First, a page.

Robert: What drew you to your interest in genetics?
Dominique: I became interested in genetic engineering during the controversies about Genetically Modified Organisms. Then I came upon a newspaper article about genetic warfare, and I followed avidly the issues around cloning with Dolly the sheep and the race to map the human genome. This gave me ideas for stories. Synergy is about genetic modification and warfare. The next in the trio of novels about genetic engineering, Catalyst, is about human cloning farms. The third, which I’m working on right now, is entitled Entropy, and deals with the consequences of monoculture and genetically modifying food staples like rice, maize, and wheat.
Robert: Where did the complex characters come from in this novel? Did you model the characters on people you know, or are they entirely from your own imagination?
Dominique: Torver Lockwood, one of my two protagonists, popped out of a dream, all grown up. I woke up one morning and there he was, standing, and saying "Damn. I missed five years." He was the catalyst for the story I wanted to write.
Demetria was harder to write. As you noted earlier, I seem to be more comfortable writing from a man's point-of-view, so she was more difficult to "create". But part of the concept of the story was to have two broken people who became whole when they were together, like yin and yang, or sister souls. One white, one black. Or one black, one white. No one's perfect. I'm not talking about romance, here, but of finding something in someone else that makes you a better person when you're with them.
So I constructed Demetria painstakingly, but neither of them were based on people I knew. Occasionally, I'll do that. In Meter Made, I modeled one of the minor characters after someone I despised, then killed him off. Great fun.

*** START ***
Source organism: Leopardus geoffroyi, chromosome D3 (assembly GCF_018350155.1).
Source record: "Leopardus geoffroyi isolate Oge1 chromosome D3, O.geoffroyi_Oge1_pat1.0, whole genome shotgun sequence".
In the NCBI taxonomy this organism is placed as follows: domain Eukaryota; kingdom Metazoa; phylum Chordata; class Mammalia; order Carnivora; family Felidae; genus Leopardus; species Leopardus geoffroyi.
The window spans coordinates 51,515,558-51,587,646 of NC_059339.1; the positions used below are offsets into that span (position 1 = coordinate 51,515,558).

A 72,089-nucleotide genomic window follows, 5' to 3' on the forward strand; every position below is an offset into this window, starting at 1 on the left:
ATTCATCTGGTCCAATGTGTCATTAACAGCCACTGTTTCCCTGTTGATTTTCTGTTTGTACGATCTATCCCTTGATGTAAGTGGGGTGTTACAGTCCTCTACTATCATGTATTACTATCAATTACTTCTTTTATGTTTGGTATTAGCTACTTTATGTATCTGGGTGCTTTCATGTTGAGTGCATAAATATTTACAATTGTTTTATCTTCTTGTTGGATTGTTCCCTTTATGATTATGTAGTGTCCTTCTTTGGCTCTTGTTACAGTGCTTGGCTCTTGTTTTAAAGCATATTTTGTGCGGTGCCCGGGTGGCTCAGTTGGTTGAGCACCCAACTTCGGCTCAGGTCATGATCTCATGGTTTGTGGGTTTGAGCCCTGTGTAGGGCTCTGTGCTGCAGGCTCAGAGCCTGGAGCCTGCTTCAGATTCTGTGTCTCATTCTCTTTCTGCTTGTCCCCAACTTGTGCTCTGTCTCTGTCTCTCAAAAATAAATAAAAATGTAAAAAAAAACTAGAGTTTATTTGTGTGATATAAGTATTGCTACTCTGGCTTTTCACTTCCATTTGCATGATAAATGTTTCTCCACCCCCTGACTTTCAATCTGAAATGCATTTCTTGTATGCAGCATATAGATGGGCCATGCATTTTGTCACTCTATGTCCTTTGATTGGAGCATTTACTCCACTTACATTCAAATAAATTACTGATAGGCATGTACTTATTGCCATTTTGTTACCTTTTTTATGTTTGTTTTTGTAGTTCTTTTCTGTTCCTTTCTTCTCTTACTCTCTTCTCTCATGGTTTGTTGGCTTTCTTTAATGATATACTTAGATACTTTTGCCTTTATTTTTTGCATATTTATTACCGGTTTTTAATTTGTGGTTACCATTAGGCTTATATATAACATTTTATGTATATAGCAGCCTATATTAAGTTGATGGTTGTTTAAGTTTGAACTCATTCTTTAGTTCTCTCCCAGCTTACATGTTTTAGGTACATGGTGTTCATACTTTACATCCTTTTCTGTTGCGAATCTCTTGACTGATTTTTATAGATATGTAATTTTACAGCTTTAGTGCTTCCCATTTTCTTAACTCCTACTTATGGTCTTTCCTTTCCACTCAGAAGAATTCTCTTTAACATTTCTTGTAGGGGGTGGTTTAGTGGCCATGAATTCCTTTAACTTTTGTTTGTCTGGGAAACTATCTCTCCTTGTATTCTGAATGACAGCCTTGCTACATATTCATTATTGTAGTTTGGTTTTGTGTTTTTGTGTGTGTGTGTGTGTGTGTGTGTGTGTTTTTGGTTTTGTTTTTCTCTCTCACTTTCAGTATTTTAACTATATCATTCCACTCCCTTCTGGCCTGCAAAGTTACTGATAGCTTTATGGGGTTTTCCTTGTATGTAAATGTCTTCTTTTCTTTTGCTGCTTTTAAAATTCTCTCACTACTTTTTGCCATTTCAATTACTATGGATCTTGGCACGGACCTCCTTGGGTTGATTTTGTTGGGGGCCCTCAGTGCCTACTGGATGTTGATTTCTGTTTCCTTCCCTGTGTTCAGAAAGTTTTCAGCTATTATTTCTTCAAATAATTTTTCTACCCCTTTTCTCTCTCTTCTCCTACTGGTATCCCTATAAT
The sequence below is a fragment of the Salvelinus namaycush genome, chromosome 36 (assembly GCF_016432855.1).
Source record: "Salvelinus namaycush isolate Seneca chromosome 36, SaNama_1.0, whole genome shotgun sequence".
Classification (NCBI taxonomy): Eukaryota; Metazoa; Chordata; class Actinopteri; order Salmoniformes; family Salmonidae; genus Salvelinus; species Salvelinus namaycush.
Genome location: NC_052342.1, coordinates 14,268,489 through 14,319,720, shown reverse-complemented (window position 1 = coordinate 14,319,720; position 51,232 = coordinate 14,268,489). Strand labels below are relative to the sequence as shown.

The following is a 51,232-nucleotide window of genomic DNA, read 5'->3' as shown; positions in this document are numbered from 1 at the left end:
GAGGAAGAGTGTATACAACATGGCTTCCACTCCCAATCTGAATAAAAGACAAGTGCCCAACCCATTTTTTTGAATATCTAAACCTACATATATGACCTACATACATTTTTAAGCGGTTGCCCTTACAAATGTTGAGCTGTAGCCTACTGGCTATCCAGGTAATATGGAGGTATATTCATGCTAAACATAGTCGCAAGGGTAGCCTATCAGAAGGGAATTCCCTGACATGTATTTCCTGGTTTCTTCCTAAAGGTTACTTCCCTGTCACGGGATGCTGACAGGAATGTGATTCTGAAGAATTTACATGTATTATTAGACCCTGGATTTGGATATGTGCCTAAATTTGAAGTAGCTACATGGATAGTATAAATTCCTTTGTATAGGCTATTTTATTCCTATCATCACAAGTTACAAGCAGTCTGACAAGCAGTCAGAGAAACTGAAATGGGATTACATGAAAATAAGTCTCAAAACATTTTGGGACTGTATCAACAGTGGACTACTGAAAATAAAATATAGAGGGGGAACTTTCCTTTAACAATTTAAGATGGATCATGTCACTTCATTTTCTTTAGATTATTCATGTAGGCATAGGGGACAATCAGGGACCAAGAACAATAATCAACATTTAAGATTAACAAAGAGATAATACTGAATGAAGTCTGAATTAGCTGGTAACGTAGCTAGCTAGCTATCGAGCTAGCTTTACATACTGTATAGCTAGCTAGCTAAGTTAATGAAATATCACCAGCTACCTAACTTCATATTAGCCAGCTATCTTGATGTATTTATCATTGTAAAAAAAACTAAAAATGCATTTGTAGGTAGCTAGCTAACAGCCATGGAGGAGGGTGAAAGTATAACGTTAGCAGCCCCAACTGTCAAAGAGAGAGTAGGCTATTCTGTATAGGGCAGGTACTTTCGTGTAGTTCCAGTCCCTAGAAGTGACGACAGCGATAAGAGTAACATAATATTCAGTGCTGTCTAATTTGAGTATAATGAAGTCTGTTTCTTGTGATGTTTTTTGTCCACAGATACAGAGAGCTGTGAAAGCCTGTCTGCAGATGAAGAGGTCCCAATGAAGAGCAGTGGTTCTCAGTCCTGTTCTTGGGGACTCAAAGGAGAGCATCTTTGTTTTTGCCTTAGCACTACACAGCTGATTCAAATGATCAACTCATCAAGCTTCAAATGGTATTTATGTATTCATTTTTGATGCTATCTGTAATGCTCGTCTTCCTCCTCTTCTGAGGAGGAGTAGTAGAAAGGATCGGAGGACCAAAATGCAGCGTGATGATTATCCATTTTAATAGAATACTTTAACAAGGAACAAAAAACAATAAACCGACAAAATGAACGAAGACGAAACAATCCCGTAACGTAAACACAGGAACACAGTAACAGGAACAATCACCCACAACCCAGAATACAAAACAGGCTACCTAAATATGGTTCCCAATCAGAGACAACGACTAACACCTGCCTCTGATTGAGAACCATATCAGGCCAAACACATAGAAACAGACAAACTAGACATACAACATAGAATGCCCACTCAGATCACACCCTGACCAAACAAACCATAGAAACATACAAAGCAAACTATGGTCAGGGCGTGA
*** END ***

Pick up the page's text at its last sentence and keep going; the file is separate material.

Robert:There are a couple of important dream sequences in this novel. Were they inspired by Watson's story that he dreamed the double helix, or are you just interested in the role of dreams and the unconscious in research/creativity?
Dominique: I've always been a vivid dreamer. I dream in color, and can often remember my dreams days or weeks after I've had them. People shake their head when I recount my dreams, in great detail. I've also read a lot of Jung, and his interpretations of dreams have always fascinated me (some of these analyses are downright weird, almost as weird as the dreams themselves). In Synergy the visions, or dream sequences, were a way for me to explore the subconscious and provide Demetria with an outlet to question herself and her actions, to destabilize her world, while at the same time provide a connection with Torver.
Robert: What do you hope readers will take away with them from reading Synergy?
Dominique: First, that it was an entertaining book, that it took them away from their own reality, that they escaped into a new world for a while. Second, that it gets them to think about genetic engineering and its implications. A lot is happening, these days, from patenting genes and weaponry research, to modifying our food. It's important to be aware and informed, and not necessarily believe the politicians.
Robert: And, kind of a trivial question, but I'm curious: Where does the name "Torver" come from?
Dominique: Funny you should ask that. His name is a deviation of Trevor, but I had the idea from the French word "torve" which means grim, menacing, baleful. The names of my characters are all somehow related to the story. Demetria means "earth mother"; she provides Torver with grounding and a dose of reality.